Will non-league football survive the 2020 COVID-19 pandemic?

Ben Harris discusses the fate of Non-League football in the midst of the pandemic.

Ben Harris
14th December 2020
Image: Wikimedia Commons
It is certainly true to say that non-league football has felt the brunt of the consequences, following the COVID-19 pandemic. As the second bout of local lockdowns came into place, we saw a number of local FAs having to close their doors to the return of non-league football, not least the Northumberland FA, and all non-league football below the National League.

Being involved in one of our non-league clubs up here in Newcastle in Newcastle Benfield, I got to see firsthand the financial pressure that was being put on clubs in our league and clubs around the same level. For the case of Benfield, good financial management and constant wariness of the possibility of not being able to play games at some point in the season due to COVID allowed the club to not fall too foul of the financial strains, however certain clubs who have spent a lot on their playing staff have later felt the real financial problem from the pandemic.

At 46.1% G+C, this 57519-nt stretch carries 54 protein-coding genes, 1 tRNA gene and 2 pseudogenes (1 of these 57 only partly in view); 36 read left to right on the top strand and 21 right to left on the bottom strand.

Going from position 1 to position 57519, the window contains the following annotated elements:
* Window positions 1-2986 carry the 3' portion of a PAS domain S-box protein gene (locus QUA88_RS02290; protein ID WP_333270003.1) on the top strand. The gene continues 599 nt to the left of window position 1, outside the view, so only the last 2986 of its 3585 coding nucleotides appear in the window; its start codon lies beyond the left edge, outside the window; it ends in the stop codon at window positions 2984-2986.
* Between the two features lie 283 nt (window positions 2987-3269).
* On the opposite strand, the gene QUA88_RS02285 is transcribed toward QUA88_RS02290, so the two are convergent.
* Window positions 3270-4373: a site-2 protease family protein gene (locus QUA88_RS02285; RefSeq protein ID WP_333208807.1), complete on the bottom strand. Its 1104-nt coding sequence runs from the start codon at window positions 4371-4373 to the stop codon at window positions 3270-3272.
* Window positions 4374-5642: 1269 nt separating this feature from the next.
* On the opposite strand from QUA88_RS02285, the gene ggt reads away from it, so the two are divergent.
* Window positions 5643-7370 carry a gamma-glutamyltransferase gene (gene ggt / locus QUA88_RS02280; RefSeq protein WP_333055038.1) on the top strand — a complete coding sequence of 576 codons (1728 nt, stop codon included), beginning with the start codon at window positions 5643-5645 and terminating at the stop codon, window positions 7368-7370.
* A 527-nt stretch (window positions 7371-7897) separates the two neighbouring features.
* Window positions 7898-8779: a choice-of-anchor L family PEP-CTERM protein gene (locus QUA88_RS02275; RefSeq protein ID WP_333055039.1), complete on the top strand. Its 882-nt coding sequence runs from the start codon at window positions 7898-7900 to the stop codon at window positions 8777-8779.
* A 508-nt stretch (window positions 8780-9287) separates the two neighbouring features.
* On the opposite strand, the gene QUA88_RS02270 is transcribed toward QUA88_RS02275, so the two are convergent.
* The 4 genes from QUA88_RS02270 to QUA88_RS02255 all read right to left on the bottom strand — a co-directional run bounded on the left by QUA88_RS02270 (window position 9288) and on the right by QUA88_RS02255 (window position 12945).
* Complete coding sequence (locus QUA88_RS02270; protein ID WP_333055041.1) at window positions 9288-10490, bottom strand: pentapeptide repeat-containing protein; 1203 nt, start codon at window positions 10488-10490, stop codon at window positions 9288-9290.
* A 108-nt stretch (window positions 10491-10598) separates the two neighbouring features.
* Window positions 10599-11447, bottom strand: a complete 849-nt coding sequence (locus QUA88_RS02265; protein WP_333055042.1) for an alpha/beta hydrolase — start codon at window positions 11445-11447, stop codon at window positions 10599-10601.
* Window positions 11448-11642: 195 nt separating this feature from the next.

There are definitely ways to combat this, and to make sure that the club can survive the winter period, where some clubs would have busy periods with games, that would help to improve club revenue. Benfield for instance have opened their ‘Benfield Snack Attack’ three days a week, offering takeaway food between 9am and 1pm to all local residents.

Savvy initiatives like offering half season tickets and Christmas merchandise ensure that fans are pledging some sort of financial commitment to the club, that can ensure basic upkeep of the stadium, pitch and facilities to get through this difficult period. At Benfield, free giveaways for one or two half season tickets have ensured that fans continue to commit to the club, as the busy period post lockdown poses a serious opportunity for clubs to regain financial stability.

Some clubs have had fantastic success in the FA competitions, most notably Marine and Havant and Waterlooville. The income of reaching the 2nd or even 3rd round proper will sort a club out financially for potentially a number of seasons, however with such a vast amount of clubs in the pyramid, not every club can have this boost. Clubs have to not rely on competitions like these at the best of times, but when the monetary outlay is reduced further by a pandemic, a good cup run can help club officials breathe a lot more easily.

The final point is simply the fans themselves. The clubs need the fans to commit to supporting their local football clubs, that ultimately support the football period at all levels. Regardless of how many fans are allowed in the Premier League grounds, fans need to make time to pledge just a couple of pounds to going to watch some really great quality football in the lower leagues, ensuring that the amazing football pyramid that exists in this country is retained.  

Featured Image: Twitter @BBCSport

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